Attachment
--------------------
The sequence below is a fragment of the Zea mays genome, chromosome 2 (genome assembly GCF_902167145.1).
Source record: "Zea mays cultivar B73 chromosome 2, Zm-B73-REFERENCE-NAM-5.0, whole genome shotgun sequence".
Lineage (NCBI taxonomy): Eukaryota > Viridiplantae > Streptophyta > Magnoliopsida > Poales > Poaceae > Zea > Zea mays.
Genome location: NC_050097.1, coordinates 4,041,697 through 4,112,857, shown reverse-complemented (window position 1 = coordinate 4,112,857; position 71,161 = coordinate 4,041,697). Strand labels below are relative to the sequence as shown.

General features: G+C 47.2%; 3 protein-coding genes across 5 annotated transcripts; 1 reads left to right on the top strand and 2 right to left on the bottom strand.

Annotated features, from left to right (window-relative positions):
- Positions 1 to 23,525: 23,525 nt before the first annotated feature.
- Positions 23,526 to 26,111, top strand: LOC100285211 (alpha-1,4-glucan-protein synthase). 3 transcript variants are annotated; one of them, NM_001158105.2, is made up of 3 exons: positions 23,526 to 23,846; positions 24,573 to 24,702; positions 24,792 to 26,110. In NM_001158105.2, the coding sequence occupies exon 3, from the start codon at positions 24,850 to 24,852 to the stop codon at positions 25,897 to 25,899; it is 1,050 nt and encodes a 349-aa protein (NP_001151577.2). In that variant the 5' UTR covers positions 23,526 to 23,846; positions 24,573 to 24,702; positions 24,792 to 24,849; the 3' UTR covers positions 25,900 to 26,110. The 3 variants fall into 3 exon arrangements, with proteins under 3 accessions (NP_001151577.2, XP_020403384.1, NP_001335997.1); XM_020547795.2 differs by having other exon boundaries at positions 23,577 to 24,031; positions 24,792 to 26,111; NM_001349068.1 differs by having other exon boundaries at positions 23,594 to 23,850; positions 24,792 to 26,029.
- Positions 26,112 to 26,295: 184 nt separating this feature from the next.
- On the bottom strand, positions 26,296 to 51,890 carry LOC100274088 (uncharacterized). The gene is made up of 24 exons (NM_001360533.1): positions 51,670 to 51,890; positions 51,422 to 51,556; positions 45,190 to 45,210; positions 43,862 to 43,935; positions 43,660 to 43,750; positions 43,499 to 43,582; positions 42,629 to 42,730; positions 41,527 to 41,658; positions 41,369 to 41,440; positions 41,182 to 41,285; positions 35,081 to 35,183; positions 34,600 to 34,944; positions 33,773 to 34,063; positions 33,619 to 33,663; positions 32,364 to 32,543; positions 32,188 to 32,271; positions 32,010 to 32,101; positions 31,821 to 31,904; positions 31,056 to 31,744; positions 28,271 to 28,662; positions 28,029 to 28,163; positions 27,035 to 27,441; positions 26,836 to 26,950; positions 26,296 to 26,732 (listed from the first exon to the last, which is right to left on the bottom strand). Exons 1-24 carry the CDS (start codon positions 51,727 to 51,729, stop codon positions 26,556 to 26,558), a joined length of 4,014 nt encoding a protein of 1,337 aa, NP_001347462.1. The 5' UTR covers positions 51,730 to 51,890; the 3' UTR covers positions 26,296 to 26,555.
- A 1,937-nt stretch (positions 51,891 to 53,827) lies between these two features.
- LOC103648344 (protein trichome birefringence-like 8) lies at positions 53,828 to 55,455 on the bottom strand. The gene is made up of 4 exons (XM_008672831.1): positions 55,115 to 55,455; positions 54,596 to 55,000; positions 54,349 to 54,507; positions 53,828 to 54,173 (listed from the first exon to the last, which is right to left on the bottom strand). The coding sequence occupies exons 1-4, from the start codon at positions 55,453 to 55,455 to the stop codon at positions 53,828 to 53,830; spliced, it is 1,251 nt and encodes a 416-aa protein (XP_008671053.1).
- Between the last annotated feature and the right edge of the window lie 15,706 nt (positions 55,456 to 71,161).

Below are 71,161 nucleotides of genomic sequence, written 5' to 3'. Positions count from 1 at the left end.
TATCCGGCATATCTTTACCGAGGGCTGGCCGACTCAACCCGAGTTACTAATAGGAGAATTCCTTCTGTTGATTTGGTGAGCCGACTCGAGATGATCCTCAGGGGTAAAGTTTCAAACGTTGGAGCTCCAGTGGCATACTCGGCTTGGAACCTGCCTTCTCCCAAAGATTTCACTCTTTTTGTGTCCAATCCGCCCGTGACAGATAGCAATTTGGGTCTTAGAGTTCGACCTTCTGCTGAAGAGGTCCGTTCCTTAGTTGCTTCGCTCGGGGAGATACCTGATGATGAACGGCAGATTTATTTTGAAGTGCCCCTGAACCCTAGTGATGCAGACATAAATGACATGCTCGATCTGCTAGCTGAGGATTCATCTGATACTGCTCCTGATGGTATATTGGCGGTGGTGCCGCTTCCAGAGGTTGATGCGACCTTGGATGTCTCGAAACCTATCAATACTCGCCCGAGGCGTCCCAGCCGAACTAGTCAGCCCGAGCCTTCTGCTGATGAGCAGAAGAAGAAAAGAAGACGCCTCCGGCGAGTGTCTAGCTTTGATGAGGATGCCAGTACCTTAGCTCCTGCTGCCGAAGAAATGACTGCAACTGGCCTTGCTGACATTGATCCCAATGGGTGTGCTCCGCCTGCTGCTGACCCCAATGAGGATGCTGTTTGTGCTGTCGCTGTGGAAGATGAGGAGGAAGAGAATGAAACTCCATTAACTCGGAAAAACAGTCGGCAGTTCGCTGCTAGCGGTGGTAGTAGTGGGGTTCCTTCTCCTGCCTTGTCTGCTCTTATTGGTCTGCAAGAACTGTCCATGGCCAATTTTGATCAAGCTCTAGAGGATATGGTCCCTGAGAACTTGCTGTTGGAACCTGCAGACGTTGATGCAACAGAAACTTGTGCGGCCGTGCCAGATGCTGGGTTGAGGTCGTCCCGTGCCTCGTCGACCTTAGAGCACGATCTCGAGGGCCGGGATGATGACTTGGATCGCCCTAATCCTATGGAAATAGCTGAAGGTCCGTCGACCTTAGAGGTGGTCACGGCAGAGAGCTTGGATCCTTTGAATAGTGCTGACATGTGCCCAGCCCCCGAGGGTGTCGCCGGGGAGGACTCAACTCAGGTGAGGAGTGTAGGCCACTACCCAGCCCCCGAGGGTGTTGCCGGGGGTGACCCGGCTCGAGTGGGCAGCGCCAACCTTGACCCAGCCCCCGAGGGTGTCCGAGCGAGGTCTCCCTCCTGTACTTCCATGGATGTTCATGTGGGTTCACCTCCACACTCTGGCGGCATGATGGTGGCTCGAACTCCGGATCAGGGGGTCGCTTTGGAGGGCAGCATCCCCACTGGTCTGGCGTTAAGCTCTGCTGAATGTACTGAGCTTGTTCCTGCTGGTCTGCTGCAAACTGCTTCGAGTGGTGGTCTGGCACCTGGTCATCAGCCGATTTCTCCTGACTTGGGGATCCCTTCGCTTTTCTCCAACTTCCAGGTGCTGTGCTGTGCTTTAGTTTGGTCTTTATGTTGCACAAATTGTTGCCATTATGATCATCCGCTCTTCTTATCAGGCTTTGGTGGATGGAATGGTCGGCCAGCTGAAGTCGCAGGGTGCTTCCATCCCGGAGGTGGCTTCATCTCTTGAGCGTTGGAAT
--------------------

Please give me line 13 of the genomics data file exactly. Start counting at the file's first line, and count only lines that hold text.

- Between the last annotated feature and the right edge of the window lie 15,706 nt (positions 55,456 to 71,161).